Crown Prosecution Service: No criminal charges to be brought against Gary McKinnon

News by Dan Raywood

The Crown Prosecution Service (CPS) has announced that Pentagon hacker Gary McKinnon will not face any criminal charges.

The Crown Prosecution Service (CPS) has announced that Pentagon hacker Gary McKinnon will not face any criminal charges.

McKinnon, who has faced uncertainty over charges and extradition for the past ten years after he accessed the Pentagon network in search of evidence of aliens, learned this summer that he would not face extradition.

Announcing its decision on the same day as his mother Janis Sharp's birthday, the CPS said that the chances of a successful conviction were 'not high'. A joint statement by director of public prosecutions Keir Starmer QC and Mark Rowley QPM, assistant commissioner of the Metropolitan Police Service, said that the reason not to convict McKinnon in the UK were because 'most of the witnesses are in the US, as is nearly all the physical evidence and the bulk of the unused material, some of which is sensitive'.

It said: “The potential difficulties in bringing a case in England and Wales now should not be underestimated, not least the passage of time, the logistics of transferring sensitive evidence prepared for a court in the US to London for trial, the participation of US Government witnesses in the trial and the need to fully comply with the duties of disclosure imposed on the CPS. The prospects of a conviction against Mr McKinnon, which reflects the full extent of his alleged criminality, are not high.

“After consulting with the Metropolitan Police Service and the CPS and having carefully considered matters, on 4th December this year, US authorities indicated to us that they would be willing to co-operate with a prosecution in England and Wales if that would serve the interests of justice. However, they do not consider that making all the US witnesses available for trial in London and transferring all of the US material to this jurisdiction would be in the interests of justice given our representations and the reasons for the decision that the US was the appropriate forum as set out above. That is a decision the US authorities are fully entitled to reach and we respect their decision.”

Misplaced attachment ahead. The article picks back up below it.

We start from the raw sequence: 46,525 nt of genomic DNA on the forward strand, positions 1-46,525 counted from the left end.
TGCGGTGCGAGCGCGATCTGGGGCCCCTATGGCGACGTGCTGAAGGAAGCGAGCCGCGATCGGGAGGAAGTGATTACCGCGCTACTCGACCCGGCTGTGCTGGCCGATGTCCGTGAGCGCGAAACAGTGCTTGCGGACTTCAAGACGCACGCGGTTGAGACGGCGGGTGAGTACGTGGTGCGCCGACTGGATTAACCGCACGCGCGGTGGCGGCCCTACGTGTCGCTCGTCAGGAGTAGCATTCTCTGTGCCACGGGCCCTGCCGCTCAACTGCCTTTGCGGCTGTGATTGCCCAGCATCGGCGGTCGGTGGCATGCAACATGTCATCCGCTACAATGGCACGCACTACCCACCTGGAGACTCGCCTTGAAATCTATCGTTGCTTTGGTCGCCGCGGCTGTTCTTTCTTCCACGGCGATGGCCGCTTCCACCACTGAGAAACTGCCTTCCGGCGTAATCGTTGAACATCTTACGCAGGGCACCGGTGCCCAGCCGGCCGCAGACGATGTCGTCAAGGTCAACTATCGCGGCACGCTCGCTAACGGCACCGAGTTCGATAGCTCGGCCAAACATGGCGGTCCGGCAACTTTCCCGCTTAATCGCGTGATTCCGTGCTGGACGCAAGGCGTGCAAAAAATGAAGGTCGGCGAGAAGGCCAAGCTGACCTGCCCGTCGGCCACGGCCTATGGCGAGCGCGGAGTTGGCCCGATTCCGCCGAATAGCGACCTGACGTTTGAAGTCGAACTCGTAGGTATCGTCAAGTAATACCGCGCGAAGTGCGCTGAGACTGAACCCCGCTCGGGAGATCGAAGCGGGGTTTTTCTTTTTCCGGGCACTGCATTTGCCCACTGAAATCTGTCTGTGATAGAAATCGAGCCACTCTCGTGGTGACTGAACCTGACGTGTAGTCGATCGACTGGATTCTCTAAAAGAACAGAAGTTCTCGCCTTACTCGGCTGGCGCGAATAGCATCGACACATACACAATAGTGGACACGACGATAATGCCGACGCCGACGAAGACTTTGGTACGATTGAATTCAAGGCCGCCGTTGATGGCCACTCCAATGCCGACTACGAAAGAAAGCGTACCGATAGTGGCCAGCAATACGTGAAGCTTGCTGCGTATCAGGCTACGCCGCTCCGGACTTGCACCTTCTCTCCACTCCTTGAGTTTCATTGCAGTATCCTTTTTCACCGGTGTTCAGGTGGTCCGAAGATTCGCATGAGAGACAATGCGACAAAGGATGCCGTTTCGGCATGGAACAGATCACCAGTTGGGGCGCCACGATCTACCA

It concluded by saying that against this background, the joint CPS/police panel recommended to the assistant commissioner of the Metropolitan Police that he should not commence a new criminal investigation into McKinnon, and the assistant commissioner has accepted that advice.

Earlier this year, Home Secretary Theresa May announced that McKinnon would not face extradition to the US for a trial. In October, she said: “There is no doubt Mr McKinnon has been accused of a very serious crime but he is seriously ill. I have very carefully considered the medical evidence and have taken legal advice and have concluded that his extradition would give such a high risk that he would end his life that it restricts his human rights.

“I have come to the decision that extradition would not be appropriate. That is the decision I have taken [with] the evidence available.”

It is unclear if the US authorities will challenge the decision or press for further action.

Read SC Magazine's interview with Gary McKinnon here, and our article marking ten years of action for him and his family here.


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